Some days I’m an optimist, some days not so much. On the optimistic days I believe I can sense a real shift in the global mindset. And on the not-so-much days I wonder if my optimism is delusional, and existential despair threatens to overwhelm me.
The opening day of the World Ocean Summit was a not-so-much day. Ove Hoegh-Guldberg gave an excellent but very depressing presentation. When he said he wasn’t going to sugar-coat the truth, he wasn’t kidding. His cheery vision of the future includes:
- Oceans: increasing temperatures, increasing acidity, storms of increasing intensity, sea level rise, decreasing oxygen, dead zones, changing currents.
- Fisheries: declining, extinction of species, unravelling ecosystems (coral, kelp), declining ocean productivity, coastal threats, mass shifts in species.
- Failure to protect the oceans: potential loss of livelihood for 500 million people, loss of protein for 3 billion people, loss of 50% of the world’s oxygen production.
He muttered ominously about the “absence of precautionary principles” – and it was hard to disagree in the face of such daunting statistics. Sustainable Development Goal #14 and the Paris Agreement notwithstanding, the oceans are still in a world of trouble, which means trouble for the world. Looking at the inescapable logic of the IPAT equation (Impact = Population x Affluence x Technology) it would seem that we are doomed.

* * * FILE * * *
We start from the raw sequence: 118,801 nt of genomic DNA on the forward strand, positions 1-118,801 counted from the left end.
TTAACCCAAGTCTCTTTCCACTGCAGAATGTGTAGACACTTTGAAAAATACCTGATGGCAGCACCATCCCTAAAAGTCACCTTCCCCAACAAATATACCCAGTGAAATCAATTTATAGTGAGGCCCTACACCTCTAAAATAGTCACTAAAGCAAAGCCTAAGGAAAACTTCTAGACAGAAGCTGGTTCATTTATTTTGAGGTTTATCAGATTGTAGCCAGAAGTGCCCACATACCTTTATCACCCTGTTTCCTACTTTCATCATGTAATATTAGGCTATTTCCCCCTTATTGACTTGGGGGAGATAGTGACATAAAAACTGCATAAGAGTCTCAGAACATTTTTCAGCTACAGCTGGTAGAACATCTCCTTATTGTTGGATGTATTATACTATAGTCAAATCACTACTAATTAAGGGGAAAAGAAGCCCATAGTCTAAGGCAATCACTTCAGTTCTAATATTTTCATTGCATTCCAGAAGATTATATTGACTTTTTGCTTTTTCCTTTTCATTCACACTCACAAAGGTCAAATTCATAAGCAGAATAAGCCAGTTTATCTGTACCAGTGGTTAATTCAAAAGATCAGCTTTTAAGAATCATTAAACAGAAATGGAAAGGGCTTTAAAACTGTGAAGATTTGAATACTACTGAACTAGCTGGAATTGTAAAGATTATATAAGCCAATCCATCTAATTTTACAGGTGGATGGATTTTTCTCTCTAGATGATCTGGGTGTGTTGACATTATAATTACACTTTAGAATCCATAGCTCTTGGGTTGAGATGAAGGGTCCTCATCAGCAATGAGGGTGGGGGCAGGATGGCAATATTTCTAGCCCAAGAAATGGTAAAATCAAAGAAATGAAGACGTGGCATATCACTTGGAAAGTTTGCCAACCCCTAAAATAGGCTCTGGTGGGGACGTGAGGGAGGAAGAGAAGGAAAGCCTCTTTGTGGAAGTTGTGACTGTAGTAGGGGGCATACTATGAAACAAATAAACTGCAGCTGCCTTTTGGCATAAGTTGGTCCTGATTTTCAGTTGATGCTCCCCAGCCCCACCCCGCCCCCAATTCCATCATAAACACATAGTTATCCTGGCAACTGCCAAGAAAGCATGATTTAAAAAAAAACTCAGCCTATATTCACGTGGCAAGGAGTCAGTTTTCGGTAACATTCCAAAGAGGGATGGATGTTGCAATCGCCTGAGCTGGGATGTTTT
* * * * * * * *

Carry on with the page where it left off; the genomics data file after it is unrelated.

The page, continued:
So, you might be wondering, how can I ever feel optimistic? Here’s how.
When you hear Carter and Olivia Ries talk about the animal conservation organisation they founded when aged 8 and 7 respectively, aptly named OMG (One More Generation), how can you NOT feel hopeful?
And more broadly, my perception, based on the undoubtedly very non-representative sample of people that pass through my orbit, I think there is a real shift going on. Humans tend to think in a linear fashion, assuming that the past is a good determinant of the future. But this is not so. We live in a tremendously complex system, where transformative change can happen very suddenly, and apparently without warning. A new direction can simmer away beneath the surface, like molten lava beneath the crust of the Earth, before erupting into a new paradigm.
Edward Lorenz defined chaos theory thus:
When the present determines the future, but the approximate present does not approximately determine the future.
Wikipedia expands on the theory:
Small differences in initial conditions… yield widely diverging outcomes for such dynamical systems, rendering long-term prediction of their behaviour impossible in general. This happens even though these systems are deterministic, meaning that their future behaviour is fully determined by their initial conditions, with no random elements involved. In other words, the deterministic nature of these systems does not make them predictable.